Organizations today often require many servers in different physical locations, each operating at their highest capacity to drive efficiency and ROI
"This has been made possible with the use of virtualization technologies that allow a single physical server to run multiple virtual machines that each have their own guest operating system.
Virtualization technology has its origins in the 1960s, with work that was done at IBM on time-sharing of mainframe computers. VMware didn't arrive on the scene until the late 1990s. In 2001, VMware introduced ESX Server, a Type-1 hypervisor. This technology doesn't require a host operating system to run virtual machines. Instead, the hypervisor runs on the 'bare metal'..."
As more workloads are deployed in containers, IT teams will need to assess how to manage container sprawl, reduce cloud bills and support databases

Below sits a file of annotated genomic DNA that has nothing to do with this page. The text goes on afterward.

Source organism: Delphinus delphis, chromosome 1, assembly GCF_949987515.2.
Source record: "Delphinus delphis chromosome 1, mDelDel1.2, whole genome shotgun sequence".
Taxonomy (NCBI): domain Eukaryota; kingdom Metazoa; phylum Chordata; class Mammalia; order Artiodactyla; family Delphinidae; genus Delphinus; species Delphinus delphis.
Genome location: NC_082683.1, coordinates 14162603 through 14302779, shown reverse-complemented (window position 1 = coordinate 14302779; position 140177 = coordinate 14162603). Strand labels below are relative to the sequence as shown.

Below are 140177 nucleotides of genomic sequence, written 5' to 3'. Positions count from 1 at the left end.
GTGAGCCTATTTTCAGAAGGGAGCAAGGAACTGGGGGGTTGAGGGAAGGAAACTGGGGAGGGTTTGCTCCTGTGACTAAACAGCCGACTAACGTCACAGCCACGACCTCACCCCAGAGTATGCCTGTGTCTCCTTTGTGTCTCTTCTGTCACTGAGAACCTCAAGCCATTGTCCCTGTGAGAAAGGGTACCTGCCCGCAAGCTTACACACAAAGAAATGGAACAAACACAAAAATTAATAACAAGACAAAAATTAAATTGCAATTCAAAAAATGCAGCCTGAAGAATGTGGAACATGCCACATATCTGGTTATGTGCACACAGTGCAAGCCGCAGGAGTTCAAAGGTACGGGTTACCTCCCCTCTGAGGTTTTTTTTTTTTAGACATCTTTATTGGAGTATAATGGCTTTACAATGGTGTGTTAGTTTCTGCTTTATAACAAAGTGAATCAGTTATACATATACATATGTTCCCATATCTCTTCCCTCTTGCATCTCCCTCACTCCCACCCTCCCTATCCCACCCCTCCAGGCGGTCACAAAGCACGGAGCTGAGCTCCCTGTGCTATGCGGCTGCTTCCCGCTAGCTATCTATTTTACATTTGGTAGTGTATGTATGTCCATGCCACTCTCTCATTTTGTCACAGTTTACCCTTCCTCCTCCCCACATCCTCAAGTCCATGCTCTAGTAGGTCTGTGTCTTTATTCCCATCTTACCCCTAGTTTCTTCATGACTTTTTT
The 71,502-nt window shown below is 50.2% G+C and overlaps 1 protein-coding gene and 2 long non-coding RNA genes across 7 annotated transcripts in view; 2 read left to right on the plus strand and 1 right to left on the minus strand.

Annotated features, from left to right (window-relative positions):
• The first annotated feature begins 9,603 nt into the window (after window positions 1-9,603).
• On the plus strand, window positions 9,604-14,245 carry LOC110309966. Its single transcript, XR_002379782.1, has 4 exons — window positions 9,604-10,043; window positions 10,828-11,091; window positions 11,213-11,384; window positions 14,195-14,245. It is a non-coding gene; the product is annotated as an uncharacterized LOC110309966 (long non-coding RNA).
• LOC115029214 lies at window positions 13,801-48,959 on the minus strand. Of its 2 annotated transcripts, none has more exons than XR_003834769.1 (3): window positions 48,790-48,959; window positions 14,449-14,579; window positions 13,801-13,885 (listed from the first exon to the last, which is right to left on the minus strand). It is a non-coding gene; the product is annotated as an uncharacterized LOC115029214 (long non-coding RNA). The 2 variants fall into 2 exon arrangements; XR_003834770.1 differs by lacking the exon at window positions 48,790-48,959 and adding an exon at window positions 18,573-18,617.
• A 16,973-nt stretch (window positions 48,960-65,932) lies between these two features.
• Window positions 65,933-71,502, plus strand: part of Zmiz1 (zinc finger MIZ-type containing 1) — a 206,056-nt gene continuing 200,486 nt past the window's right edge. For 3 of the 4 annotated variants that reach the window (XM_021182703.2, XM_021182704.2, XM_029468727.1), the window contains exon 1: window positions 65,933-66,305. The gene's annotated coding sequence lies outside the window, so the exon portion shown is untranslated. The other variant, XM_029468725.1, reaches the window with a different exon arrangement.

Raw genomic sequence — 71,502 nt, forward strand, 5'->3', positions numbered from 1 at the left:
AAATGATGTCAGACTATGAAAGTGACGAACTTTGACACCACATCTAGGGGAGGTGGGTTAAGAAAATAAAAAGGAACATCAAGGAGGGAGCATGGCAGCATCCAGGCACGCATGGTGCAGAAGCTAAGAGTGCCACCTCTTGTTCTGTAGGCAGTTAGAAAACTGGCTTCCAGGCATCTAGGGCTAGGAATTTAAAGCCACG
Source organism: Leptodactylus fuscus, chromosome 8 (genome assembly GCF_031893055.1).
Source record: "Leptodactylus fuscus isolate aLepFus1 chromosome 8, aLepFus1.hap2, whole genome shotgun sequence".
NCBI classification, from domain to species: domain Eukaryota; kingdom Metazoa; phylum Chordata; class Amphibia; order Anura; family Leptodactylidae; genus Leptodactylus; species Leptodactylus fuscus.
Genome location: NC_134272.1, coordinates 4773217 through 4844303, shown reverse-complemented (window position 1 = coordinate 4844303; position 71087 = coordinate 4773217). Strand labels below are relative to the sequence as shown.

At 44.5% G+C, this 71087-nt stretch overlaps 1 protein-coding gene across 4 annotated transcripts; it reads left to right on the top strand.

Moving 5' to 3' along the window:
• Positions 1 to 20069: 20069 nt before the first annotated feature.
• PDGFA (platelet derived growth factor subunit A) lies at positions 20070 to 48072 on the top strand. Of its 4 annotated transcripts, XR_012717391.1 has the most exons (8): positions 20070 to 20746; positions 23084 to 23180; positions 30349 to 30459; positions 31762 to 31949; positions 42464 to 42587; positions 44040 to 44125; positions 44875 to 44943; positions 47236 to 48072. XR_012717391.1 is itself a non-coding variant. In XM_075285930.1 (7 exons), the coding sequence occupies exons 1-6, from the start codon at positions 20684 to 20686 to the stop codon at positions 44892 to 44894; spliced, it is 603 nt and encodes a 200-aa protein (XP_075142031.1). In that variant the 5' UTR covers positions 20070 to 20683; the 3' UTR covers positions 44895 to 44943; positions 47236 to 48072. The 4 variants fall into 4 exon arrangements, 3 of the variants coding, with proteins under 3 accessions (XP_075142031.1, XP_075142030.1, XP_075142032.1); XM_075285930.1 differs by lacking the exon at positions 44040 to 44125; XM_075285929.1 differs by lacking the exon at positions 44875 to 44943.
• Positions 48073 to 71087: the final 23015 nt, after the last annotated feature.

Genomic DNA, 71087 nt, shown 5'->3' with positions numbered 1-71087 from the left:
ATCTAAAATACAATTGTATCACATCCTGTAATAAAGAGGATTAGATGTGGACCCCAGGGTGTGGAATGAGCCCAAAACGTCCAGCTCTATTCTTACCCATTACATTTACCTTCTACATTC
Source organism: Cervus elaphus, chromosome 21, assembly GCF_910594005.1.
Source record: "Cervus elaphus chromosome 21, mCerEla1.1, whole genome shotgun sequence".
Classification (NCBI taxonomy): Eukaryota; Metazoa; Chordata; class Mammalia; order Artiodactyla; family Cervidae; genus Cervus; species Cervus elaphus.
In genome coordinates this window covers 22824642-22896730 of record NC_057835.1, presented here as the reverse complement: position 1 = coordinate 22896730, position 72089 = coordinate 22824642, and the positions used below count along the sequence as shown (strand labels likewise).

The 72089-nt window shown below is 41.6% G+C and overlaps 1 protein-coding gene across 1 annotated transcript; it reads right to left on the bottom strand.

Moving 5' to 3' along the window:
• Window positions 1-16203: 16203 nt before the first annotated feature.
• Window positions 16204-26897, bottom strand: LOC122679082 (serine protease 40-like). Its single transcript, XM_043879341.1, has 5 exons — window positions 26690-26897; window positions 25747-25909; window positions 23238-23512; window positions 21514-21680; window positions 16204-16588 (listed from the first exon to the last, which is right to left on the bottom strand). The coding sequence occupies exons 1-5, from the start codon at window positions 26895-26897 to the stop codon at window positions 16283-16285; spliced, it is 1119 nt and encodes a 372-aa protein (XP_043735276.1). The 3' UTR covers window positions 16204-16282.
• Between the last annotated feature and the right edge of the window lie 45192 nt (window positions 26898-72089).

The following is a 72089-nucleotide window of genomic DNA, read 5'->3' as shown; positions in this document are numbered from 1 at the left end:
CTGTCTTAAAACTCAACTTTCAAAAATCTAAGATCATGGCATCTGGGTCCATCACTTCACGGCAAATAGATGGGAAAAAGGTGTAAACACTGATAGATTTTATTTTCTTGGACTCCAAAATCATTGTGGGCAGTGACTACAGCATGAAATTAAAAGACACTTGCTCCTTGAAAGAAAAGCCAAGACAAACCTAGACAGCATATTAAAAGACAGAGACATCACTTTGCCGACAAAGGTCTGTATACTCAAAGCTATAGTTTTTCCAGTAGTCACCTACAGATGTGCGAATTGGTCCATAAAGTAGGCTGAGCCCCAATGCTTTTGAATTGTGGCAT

"Despite the option to move essentially ephemeral computing resources and data between public, private and hybrid clouds, there is still an all-encompassing push to deploy unmodified monolithic applications in virtual machines (VMs) running on public cloud infrastructure.
However, it is more efficient to break down an application into functional blocks, each of which runs in its own container. The Computer Weekly Developer's Network (CWDN) asked industry experts about the modern trends, dynamics and challenges facing organisations as they migrate to the micro-engineering software world of containerisation..."
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